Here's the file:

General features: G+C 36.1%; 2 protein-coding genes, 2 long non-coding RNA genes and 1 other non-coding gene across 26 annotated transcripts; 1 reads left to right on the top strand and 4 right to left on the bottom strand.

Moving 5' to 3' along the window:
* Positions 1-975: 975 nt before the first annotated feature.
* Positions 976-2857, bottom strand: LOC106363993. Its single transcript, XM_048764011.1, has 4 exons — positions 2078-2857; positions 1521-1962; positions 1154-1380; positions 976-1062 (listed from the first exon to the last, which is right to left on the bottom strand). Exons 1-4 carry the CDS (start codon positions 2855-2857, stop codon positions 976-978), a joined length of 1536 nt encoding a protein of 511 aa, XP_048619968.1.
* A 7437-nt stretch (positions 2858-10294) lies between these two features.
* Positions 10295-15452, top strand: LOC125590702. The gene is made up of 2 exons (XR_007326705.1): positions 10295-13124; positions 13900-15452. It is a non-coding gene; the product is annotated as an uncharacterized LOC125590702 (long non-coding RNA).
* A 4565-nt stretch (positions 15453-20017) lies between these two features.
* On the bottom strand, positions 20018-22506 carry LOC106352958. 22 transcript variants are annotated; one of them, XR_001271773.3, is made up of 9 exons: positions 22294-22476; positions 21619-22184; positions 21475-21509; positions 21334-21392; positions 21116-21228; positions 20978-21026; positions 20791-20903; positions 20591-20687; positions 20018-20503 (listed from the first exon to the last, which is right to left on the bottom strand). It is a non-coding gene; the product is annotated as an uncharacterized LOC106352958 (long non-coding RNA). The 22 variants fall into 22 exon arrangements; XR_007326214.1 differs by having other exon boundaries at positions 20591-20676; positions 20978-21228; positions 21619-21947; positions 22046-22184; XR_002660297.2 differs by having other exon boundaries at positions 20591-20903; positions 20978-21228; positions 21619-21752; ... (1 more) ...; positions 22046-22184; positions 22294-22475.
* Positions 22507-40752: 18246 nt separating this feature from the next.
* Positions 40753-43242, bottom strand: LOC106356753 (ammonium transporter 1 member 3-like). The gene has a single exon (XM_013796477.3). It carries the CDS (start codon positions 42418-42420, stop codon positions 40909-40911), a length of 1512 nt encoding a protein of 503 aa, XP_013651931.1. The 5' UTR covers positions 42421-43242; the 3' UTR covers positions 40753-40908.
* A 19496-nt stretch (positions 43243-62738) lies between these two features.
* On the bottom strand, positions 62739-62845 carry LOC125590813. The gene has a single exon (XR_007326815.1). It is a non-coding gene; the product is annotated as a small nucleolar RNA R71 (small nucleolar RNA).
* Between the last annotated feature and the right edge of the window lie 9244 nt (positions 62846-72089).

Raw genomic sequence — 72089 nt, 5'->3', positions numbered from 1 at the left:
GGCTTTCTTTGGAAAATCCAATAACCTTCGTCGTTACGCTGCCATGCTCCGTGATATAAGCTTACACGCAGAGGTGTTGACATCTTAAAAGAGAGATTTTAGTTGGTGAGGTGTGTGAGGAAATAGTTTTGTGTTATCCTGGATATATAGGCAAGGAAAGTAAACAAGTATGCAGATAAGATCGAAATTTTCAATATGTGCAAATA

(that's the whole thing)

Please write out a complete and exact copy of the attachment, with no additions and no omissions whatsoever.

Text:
General features: G+C 36.1%; 2 protein-coding genes, 2 long non-coding RNA genes and 1 other non-coding gene across 26 annotated transcripts; 1 reads left to right on the top strand and 4 right to left on the bottom strand.

Moving 5' to 3' along the window:
* Positions 1-975: 975 nt before the first annotated feature.
* Positions 976-2857, bottom strand: LOC106363993. Its single transcript, XM_048764011.1, has 4 exons — positions 2078-2857; positions 1521-1962; positions 1154-1380; positions 976-1062 (listed from the first exon to the last, which is right to left on the bottom strand). Exons 1-4 carry the CDS (start codon positions 2855-2857, stop codon positions 976-978), a joined length of 1536 nt encoding a protein of 511 aa, XP_048619968.1.
* A 7437-nt stretch (positions 2858-10294) lies between these two features.
* Positions 10295-15452, top strand: LOC125590702. The gene is made up of 2 exons (XR_007326705.1): positions 10295-13124; positions 13900-15452. It is a non-coding gene; the product is annotated as an uncharacterized LOC125590702 (long non-coding RNA).
* A 4565-nt stretch (positions 15453-20017) lies between these two features.
* On the bottom strand, positions 20018-22506 carry LOC106352958. 22 transcript variants are annotated; one of them, XR_001271773.3, is made up of 9 exons: positions 22294-22476; positions 21619-22184; positions 21475-21509; positions 21334-21392; positions 21116-21228; positions 20978-21026; positions 20791-20903; positions 20591-20687; positions 20018-20503 (listed from the first exon to the last, which is right to left on the bottom strand). It is a non-coding gene; the product is annotated as an uncharacterized LOC106352958 (long non-coding RNA). The 22 variants fall into 22 exon arrangements; XR_007326214.1 differs by having other exon boundaries at positions 20591-20676; positions 20978-21228; positions 21619-21947; positions 22046-22184; XR_002660297.2 differs by having other exon boundaries at positions 20591-20903; positions 20978-21228; positions 21619-21752; ... (1 more) ...; positions 22046-22184; positions 22294-22475.
* Positions 22507-40752: 18246 nt separating this feature from the next.
* Positions 40753-43242, bottom strand: LOC106356753 (ammonium transporter 1 member 3-like). The gene has a single exon (XM_013796477.3). It carries the CDS (start codon positions 42418-42420, stop codon positions 40909-40911), a length of 1512 nt encoding a protein of 503 aa, XP_013651931.1. The 5' UTR covers positions 42421-43242; the 3' UTR covers positions 40753-40908.
* A 19496-nt stretch (positions 43243-62738) lies between these two features.
* On the bottom strand, positions 62739-62845 carry LOC125590813. The gene has a single exon (XR_007326815.1). It is a non-coding gene; the product is annotated as a small nucleolar RNA R71 (small nucleolar RNA).
* Between the last annotated feature and the right edge of the window lie 9244 nt (positions 62846-72089).

Raw genomic sequence — 72089 nt, 5'->3', positions numbered from 1 at the left:
GGCTTTCTTTGGAAAATCCAATAACCTTCGTCGTTACGCTGCCATGCTCCGTGATATAAGCTTACACGCAGAGGTGTTGACATCTTAAAAGAGAGATTTTAGTTGGTGAGGTGTGTGAGGAAATAGTTTTGTGTTATCCTGGATATATAGGCAAGGAAAGTAAACAAGTATGCAGATAAGATCGAAATTTTCAATATGTGCAAATA